After working for two veiling companies, Edgar C. Hyman started his own company in New York around the same time he married his wife Theresa in September, 1923. Inspired by his monogram, he called his company Echo, and produced print scarves, becoming a leading manufacturer of the accessory during its heyday (late 1920s – late 1970s). With stiff competition from other firms in the 1950s (Hermes, Vera…) the company shifted manufacturing off shore to keep costs down. Dorothy, Edgar and Theresa’s only child, joined the company along with her husband, Paul Roberts, in 1950. After her parents and husband died, ownership passed to Dorothy in 1978. With scarf sales shrinking, Dorothy diversified the company into clothing and belts, but soon dropped all but a profitable line of leather belts. The company also found success through licensing, starting with Ralph Lauren in 1986, adding Sarah Coventry in 1987.
In 1993, Dorothy stepped away from the company, leaving the next generation in charge. Although private label and licensing agreements helped, the company needed to expand into new product lines to remain profitable. A men’s tie division had been added in 1992, but by the end of the decade men’s ties were also on the decline. In 1993 Echo entered into home products, producing bed and bath textiles, upholstery fabrics and coordinated wallcovering and fabric prints for various companies. In 1996 paper products were added, including stationery, photography albums, napkins, and giftwrap. In 1997, the company also began growing through acquisition when it acquired Schertz Umbrellas: Monsac Corp, a handbag company, was added in 2000.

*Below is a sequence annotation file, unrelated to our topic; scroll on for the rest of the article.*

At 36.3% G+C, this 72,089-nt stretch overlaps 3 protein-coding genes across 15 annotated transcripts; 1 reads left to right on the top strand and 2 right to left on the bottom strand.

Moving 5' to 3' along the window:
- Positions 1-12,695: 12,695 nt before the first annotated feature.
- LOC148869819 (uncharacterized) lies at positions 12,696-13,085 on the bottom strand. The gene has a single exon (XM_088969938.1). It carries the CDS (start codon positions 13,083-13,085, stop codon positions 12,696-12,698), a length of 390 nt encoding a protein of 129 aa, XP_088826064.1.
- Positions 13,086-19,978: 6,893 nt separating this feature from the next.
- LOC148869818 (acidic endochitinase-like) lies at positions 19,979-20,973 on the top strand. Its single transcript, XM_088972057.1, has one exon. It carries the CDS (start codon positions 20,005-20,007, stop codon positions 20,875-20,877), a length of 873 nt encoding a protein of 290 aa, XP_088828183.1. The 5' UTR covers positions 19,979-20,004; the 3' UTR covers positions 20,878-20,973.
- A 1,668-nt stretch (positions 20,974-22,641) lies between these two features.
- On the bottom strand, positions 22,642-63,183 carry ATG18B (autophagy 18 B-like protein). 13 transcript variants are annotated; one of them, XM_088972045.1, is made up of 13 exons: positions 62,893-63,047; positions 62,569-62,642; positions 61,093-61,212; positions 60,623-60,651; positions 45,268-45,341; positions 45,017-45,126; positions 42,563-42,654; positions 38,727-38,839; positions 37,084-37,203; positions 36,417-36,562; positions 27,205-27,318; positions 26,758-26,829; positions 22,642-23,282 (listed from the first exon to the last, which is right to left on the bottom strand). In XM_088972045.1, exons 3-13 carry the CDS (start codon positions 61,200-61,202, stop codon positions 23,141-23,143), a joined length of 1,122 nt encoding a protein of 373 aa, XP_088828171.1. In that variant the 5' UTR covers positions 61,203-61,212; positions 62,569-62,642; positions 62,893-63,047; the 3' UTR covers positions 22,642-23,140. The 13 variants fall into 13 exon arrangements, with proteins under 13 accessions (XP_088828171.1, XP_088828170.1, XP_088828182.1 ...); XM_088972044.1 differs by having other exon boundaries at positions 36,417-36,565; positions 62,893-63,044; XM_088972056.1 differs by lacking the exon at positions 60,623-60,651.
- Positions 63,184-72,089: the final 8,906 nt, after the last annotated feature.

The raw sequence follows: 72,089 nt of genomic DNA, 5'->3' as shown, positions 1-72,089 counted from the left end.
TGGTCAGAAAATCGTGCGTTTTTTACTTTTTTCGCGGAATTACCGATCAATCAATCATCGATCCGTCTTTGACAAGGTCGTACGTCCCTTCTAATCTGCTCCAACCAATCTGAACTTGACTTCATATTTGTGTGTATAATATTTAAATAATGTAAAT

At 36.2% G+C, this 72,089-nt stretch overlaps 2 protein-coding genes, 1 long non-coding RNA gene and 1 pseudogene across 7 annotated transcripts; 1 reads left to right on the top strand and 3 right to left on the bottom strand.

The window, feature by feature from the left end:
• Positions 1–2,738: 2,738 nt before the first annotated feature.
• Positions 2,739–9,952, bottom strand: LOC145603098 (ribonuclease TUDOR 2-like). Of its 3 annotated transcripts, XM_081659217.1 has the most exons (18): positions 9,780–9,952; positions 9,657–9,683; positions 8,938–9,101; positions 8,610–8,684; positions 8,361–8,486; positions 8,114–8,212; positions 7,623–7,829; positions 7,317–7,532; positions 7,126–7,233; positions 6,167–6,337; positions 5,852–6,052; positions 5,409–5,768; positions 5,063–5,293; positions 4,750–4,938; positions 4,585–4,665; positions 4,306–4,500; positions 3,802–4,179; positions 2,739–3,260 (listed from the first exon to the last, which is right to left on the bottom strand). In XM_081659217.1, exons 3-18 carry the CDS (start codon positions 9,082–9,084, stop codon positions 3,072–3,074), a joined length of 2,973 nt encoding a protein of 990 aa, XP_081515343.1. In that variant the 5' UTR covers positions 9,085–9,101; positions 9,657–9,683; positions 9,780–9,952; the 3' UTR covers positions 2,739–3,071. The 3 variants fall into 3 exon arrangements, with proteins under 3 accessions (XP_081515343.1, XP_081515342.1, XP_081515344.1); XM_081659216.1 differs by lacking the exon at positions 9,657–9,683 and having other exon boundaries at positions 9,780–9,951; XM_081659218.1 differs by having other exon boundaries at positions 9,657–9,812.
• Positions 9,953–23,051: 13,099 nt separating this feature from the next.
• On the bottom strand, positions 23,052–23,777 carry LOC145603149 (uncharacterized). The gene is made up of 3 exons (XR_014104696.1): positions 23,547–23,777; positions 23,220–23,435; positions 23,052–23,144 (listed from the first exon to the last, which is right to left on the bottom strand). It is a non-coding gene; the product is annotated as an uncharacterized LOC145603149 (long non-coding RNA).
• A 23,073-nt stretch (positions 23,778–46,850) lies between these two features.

Today, the Echo Design Group Inc. produces women’s scarves under the Echo name and through licensing agreements: the company also makes gloves, umbrellas, and ties, and home products manufactured under license. In its 93rd year of business, Echo is still privately owned and operated by descendants of the founder Edgar C. Hyman.
For more information about the company see this article.